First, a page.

February 9, 2008

I thought that you might get a kick out of seeing this piece. ‘True Thomas’ was a private commission from a ballad enthusiast who’s had very few stipulations except that I select my image from out of one of those same ballads. I choose a favorite scene out of a favorite Scottish border ballad, ‘Thomas the Rhymer’ wherein our hero first meets The Queen of Fair Elfand . She will then take him across the river of all the blood shed on earth into her fae kingdom and there Thomas will live for seven years. When he, at last, returns to this earth The Queen will have gifted him with a tongue that can only speak the truth, for good or ill.  With Robin Williamson’s lovely version of the ballad playing on my CD I happily sat down at the drawing board and this image just flowed off my fingertips. Not something that happens very often but you wont catch me ever objecting when it does. A gift from The Kindly Ones as it were. Here’s my initial pencil drawing:


And then my inks. Here I tried out a dry brush technique using a hand made mixture of brown and black FW inks and a sable brush. At first I was only going to use this technique for Thomas’ cloak but it was  working so well that I just kept on going over the whole surface. I liked how it came out quite a bit.


As I do with all my painted work ,I then I overlaid that with many, many layers  of FW ink, diluted so that the colors were fairly  transparent. This allows me to continually adjust the hue and saturation of my color pallet  over the entire surface of the piece. These adjustments are completely instinctual, learned from many years of slapping paint down onto paper, as I have absolutely no knowledge of institutional color theory. Here is the completed image:


I choose to set the scene in  that most magical and  liminal time between sunset and dark. If you look hard enough, between the horse’s legs, the road they are about to take to fair Elfland can be seen, glimmering in the dusk.



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January 31, 2008

I’ve had my head buried in two very different projects for the last several months. The first, which I’ll be blogging about a bit later is the design, sculpting and installation of a massive sculptural fountain based on ‘A Midsummer Night’s Dream’. The second is the design of various set pieces for a theatrical production of Peter Pan at the Barter Theater in Abingdon VA. Years ago I worked with the same theater on designs for the same play that, unfortunately, I never felt were entirely successful, so this time around the director and I came up with a very different approach. In this production most of the scenery in Neverland are large, flat reproductions of my paintings, each layered, one over the other, to create a sort of multi-plane depth of field. The play opens next Tuesday (Feb. 5) and will run intermittently over the next three months. Come on down and have a seat, then tell me what you think, okay?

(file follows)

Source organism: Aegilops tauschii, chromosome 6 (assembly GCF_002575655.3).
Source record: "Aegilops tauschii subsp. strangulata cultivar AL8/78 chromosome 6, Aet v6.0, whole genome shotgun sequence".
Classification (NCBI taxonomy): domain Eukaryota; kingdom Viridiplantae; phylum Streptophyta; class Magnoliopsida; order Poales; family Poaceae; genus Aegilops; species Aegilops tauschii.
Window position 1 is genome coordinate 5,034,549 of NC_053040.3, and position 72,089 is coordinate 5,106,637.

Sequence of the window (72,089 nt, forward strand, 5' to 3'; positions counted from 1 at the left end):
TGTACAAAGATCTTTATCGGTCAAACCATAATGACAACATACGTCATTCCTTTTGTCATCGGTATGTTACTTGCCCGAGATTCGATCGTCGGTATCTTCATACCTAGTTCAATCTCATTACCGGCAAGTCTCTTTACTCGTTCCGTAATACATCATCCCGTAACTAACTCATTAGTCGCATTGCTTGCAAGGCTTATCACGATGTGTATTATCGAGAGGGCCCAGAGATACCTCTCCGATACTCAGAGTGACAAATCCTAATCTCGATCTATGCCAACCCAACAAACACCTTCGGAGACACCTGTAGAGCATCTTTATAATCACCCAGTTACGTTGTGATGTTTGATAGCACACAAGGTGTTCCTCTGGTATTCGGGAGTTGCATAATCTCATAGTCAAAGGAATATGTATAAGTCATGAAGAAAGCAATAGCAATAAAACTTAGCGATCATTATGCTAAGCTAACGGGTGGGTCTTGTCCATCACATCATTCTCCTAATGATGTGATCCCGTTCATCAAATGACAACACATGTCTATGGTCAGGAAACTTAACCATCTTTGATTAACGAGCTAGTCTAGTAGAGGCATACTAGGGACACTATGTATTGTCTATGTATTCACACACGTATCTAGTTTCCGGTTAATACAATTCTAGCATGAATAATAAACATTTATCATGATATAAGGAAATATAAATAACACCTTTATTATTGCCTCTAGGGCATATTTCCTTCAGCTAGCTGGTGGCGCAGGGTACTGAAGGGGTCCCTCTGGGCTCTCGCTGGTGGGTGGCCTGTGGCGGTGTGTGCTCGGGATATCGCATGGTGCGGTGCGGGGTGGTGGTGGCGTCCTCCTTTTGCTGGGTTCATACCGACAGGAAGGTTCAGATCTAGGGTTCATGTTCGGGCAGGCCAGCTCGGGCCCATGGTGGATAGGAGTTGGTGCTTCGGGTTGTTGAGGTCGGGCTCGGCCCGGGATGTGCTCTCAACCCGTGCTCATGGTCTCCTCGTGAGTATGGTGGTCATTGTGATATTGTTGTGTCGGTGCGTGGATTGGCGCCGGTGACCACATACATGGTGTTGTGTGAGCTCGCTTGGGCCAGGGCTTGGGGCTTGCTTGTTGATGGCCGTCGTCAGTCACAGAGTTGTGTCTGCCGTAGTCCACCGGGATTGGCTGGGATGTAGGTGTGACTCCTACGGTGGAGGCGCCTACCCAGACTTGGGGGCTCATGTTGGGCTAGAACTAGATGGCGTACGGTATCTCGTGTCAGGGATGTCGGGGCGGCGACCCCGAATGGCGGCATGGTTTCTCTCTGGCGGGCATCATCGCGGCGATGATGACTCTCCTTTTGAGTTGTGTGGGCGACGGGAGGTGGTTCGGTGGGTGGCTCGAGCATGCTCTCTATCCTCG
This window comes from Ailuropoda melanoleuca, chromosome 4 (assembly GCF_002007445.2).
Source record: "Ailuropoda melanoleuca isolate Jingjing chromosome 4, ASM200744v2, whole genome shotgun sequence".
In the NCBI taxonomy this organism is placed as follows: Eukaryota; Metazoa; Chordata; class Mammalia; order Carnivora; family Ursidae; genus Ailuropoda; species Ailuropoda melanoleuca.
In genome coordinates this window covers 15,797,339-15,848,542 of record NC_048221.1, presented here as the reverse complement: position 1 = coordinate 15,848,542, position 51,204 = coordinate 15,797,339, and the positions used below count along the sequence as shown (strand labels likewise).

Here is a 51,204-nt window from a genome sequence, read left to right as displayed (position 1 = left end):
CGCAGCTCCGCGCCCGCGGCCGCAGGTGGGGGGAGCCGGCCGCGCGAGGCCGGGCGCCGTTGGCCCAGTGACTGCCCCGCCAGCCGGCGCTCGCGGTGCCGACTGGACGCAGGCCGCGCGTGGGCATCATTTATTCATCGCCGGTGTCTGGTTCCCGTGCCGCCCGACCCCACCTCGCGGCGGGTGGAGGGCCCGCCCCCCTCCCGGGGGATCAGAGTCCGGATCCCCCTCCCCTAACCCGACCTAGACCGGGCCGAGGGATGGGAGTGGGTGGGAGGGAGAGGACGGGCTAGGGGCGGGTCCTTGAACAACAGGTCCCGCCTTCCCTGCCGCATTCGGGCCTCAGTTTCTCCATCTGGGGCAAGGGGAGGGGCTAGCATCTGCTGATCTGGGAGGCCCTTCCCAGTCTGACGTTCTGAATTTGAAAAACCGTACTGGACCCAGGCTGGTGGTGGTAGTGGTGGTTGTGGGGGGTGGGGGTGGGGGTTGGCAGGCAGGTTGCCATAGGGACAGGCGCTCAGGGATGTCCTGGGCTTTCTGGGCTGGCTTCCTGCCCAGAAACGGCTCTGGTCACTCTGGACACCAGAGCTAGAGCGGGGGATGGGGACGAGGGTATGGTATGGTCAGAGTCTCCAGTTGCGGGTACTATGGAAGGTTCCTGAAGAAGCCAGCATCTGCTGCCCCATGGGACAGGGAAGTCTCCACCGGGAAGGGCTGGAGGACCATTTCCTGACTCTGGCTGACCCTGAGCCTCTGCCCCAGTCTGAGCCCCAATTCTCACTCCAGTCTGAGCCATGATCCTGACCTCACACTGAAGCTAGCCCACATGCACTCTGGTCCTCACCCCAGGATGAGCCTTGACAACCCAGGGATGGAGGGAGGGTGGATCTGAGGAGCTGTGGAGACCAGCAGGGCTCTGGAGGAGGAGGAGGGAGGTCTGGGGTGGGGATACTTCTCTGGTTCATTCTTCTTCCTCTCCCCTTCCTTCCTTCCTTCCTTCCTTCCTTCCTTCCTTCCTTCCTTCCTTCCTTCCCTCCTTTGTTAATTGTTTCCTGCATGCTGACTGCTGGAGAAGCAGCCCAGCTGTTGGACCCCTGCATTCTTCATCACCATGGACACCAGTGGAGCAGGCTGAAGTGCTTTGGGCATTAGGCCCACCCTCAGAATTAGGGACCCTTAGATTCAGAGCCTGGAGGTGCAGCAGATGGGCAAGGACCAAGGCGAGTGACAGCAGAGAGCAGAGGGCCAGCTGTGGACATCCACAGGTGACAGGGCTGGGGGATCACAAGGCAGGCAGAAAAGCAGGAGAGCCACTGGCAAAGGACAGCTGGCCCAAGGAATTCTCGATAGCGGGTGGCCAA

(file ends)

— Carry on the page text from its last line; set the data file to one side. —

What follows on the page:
These next two images are for painted backdrops (18 x 30 ft) that will start to reveal the technicolor wonders of Neverland.



These two were made into separate hard drops (18 ft high), that will enter stage left and right. And yes, there ARE faeries scampering about amongst those leaves!


And finally, the NeverTree and the Home Under the Ground that will be reveled through progressive scenes during the length of the play. The tree itself is a painted backdrop, approximately 24 wide by 18 ft high. The large Sun and clouds drop and the two smaller trees above will be positioned behind it. Then the space inside the Home Under the Ground is actually cut out (8 x 14 ft) allowing room for Peter, the Lost Boys and Wendy to interact.


It was, of course, a lot of work, but also really fun to re-imagine one of my favorite plays.

Before I go, I want to thank Katie Brown, Ben Nicholson, Derek, D.R, Kyle, Mark, Cheri and all the other hard working folks at the Barter Scene shop for turning my scribbles into hard cold ‘reality’ and finally Rick Rose for asking in the first place.



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